The guys had never been in the pasture and the visibility was about 25 yards at most, so I had them go around along the fence on the east side and I’d go on the west side and we’d meet on the north fenceline. I sure hoped we’d find the cows and each other again. I called a few more times by the corrals, then headed out. I was about halfway to the north end when I heard a cow bawl off to the east of me. I went on to our meeting point and in a few minutes the guys arrived. I told them I’d heard cows bawling and they had too, so we cut toward the middle of the pasture where I thought I’d heard them at. Pretty soon we caught up with cows and calves walking south toward the corrals.

Once at the corrals we got a good count and they were all there. I opened the gate and rode out ahead of them, calling every little bit. They strung out behind me like they’d done it their whole lives, and the guys brought up the drags. The snow was really coming down and the wind had started to pick up a little as we slogged through the mud and snow toward the county road. Several times when I looked back I couldn’t see the guys at the back of the bunch. Finally the pens came into sight and we got them locked up. The truck hadn’t gotten there yet as the roads were bad and it was slow going. We rode over and loaded our horses in the trailer out of the wind.

We were glad to get in the pickup and broke out our thermos for a hot cup of coffee. About then Dick came slogging over, having seen that the cows were in. I’d seen his pickup was there but hadn’t had any inclination to talk to him until I had to. He told me that his wife was with him and had even baked us a birthday cake! He invited us to come and sit with them in there outfit and have some cake. We went with him and I made the introductions as my husband and son had never met Dick. I’d never met Dick’s wife. So, sitting there in their crew cab pickup, Mrs. Dick put a big candle on the cake and lit it. What a nice lady! She cut the cake and we all enjoyed several pieces while we waited for the truck. Mrs. Dick was a gracious hostess and Dick sure behaved himself with both his wife and my husband and son there.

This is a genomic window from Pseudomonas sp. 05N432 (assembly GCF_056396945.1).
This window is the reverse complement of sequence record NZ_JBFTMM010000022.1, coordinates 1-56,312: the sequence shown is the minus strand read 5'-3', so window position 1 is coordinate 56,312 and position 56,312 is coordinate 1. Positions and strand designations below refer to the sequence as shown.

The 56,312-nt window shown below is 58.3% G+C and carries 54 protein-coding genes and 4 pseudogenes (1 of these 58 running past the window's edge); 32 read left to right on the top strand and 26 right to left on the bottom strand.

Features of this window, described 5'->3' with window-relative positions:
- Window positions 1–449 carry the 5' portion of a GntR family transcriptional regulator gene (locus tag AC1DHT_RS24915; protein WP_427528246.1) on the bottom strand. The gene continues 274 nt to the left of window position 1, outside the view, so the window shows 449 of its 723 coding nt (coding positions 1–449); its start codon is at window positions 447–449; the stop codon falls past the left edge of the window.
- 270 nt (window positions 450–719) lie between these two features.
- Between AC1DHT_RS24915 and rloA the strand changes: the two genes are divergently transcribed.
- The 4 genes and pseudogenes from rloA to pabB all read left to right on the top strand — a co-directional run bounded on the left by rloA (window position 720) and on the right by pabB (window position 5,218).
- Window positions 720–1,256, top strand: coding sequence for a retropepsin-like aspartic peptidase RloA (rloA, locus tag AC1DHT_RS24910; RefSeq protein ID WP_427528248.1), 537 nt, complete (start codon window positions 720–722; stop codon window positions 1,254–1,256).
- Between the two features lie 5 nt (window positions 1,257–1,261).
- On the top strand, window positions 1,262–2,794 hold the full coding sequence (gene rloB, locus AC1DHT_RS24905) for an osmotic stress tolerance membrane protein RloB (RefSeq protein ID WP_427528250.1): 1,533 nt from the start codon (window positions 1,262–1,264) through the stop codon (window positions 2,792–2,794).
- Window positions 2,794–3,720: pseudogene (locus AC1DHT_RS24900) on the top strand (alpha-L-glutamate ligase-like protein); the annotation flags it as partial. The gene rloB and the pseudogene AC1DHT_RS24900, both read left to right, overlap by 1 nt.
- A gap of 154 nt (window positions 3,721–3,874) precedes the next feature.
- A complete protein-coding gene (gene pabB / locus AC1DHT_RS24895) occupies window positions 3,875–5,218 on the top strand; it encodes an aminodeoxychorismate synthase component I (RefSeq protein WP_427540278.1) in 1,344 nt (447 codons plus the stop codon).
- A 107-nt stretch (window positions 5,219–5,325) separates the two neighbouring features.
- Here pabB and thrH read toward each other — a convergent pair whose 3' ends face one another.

The truck finally got there and by the time he got backed up to the chute we had the cows and calves separated and ready to load. They really wanted on that truck! I suspect they’d have loaded out in the open with just the chute. They were sure ready to go home.
Dick handed me a sizable check, written by his lovely wife, and we got loaded up and followed the truck and Dick out of there. It was a long, slow trip with the roads and visibility so bad, and we were really glad to get home, put our horses up in the barn, and go to the house.
That night when the big wind and heavy snow hit, I rested easy, knowing that those cows were home and not dying in the storm in that barren pasture. I also knew that I wouldn’t be working for Dick ever again. His wife had mentioned something about not knowing I was a young woman. I’ll just bet he’d never mentioned that to her. So, that was also a relief to me, as you might imagine.

Posted in: Featured, Ranch Life

About Jan Swan Wood

Jan was raised on a ranch in far western South Dakota. She grew up horseback working all descriptions of cattle, plus sheep and horses. After leaving home she pursued a post-graduate study of cowboying and dayworking in Nebraska, New Mexico, Montana, Wyoming and South Dakota....

View all posts by Jan Swan Wood